Guatemala Volcano Climb In Protest Of Domestic Violence

A human chain of 12,000 people scaling a volcano is certainly one way to create awareness.

According to the BBC, thousands of people climbed Guatemala's Volcán de Agua on Jan. 21 in protest of domestic violence, making what they hope is the world's largest human chain. Prensa Libre notes that the volcano towers more than 12,300 feet above sea level (3,765 meters), and when marchers reached the inactive crater, they laid down a giant blanket with the symbol of a heart and formed a line of people that spelled out "2012."

MSNBC reports that the event wasn't just protesters alone, either; new Guatemalan President Otto Pérez Molina participated in the "Walk for Life." He and Vice President Roxana Baldetti dropped in by helicopter, bringing a Guatemalan flag to the crater and promising to continue fighting crime in the violence-riddled country, according to Agence France Presse.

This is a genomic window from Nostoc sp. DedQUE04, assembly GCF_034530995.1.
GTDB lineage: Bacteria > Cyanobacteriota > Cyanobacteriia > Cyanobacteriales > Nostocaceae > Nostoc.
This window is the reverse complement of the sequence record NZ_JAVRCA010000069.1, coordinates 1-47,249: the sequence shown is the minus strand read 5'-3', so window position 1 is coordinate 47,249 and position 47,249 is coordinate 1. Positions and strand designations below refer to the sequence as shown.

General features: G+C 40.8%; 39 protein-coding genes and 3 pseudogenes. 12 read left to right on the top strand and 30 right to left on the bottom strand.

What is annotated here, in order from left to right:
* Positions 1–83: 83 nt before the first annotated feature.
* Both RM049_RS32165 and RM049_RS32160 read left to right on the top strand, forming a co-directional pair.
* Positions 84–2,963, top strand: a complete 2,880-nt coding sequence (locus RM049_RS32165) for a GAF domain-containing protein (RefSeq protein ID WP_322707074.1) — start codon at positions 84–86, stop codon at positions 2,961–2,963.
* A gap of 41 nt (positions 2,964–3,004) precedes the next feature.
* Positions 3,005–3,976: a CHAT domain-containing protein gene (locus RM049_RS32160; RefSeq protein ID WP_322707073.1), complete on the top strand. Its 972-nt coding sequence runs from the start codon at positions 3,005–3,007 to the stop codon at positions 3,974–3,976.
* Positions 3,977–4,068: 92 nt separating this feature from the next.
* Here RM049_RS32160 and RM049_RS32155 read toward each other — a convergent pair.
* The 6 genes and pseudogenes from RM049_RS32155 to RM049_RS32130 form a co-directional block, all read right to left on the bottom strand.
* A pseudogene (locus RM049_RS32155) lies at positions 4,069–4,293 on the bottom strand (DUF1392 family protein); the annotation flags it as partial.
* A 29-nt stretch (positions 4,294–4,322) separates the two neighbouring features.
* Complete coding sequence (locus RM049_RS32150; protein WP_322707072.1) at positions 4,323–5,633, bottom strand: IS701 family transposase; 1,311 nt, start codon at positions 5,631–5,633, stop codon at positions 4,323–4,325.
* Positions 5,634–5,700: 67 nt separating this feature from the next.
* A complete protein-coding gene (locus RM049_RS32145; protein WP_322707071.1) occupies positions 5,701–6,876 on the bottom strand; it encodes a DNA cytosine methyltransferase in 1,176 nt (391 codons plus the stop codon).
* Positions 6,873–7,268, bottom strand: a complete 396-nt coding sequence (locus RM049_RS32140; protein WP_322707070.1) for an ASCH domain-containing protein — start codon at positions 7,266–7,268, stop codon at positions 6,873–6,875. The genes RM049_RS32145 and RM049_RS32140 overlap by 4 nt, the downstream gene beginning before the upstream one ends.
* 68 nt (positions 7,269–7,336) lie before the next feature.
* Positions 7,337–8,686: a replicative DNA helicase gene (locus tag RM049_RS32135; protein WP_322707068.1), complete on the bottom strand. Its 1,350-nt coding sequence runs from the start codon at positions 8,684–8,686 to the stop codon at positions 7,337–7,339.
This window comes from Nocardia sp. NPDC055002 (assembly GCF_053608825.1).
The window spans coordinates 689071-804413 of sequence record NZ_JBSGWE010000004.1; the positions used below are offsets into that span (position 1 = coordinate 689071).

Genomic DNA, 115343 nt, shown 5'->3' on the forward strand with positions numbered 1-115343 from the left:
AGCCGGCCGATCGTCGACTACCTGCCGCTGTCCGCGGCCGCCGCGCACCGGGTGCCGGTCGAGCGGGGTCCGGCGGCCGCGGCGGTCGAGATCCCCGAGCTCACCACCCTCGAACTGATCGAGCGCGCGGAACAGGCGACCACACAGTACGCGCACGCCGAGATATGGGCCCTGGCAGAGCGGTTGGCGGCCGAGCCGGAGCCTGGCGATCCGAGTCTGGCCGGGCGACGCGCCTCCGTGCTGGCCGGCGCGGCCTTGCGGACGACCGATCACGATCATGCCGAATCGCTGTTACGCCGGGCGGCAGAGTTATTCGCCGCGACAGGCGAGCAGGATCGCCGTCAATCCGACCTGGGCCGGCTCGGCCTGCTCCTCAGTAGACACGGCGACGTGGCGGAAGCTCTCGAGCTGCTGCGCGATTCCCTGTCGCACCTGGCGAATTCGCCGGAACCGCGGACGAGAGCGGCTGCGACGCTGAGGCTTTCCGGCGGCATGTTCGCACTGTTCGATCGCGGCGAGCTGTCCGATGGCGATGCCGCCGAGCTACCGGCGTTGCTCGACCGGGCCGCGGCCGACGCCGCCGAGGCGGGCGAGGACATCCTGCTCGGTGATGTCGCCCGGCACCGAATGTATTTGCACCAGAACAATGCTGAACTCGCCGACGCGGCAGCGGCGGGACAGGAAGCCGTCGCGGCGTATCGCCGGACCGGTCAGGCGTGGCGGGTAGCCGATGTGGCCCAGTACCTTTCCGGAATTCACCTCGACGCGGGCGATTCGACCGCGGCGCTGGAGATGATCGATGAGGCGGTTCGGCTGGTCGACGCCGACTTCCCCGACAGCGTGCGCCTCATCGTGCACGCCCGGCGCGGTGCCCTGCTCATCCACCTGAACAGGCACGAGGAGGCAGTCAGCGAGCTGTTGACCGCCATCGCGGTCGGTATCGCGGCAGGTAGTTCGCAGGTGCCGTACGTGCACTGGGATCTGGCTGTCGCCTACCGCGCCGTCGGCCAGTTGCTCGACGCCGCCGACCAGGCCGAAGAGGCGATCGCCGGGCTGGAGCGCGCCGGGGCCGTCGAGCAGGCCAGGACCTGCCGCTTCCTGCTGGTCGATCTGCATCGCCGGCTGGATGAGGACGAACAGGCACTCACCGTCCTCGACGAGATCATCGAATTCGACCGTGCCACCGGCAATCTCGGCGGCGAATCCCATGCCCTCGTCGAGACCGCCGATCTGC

The BBC notes that British ambassador Julie Chappell was there as well, with the embassy helping fund and organize the march.

"We're trying to get young leaders to start a generational change in attitudes where people say," Chappell told the BBC. "Until now we've sort of accepted that there is this culture of violence, but no more."

AFP reports that an estimated 700 women are murdered in Guatemala every year, with more than 65,000 domestic violence claims among a population of 13 million. According to a recent study by the Consejo Ciudadano para la Seguridad Pública y la Justicia Penal (Citizen Council for Public Safety and Criminal Justice), Guatemala City is the 12th-most violent city in the world, with a rate of 75 murders per 100,000 residents.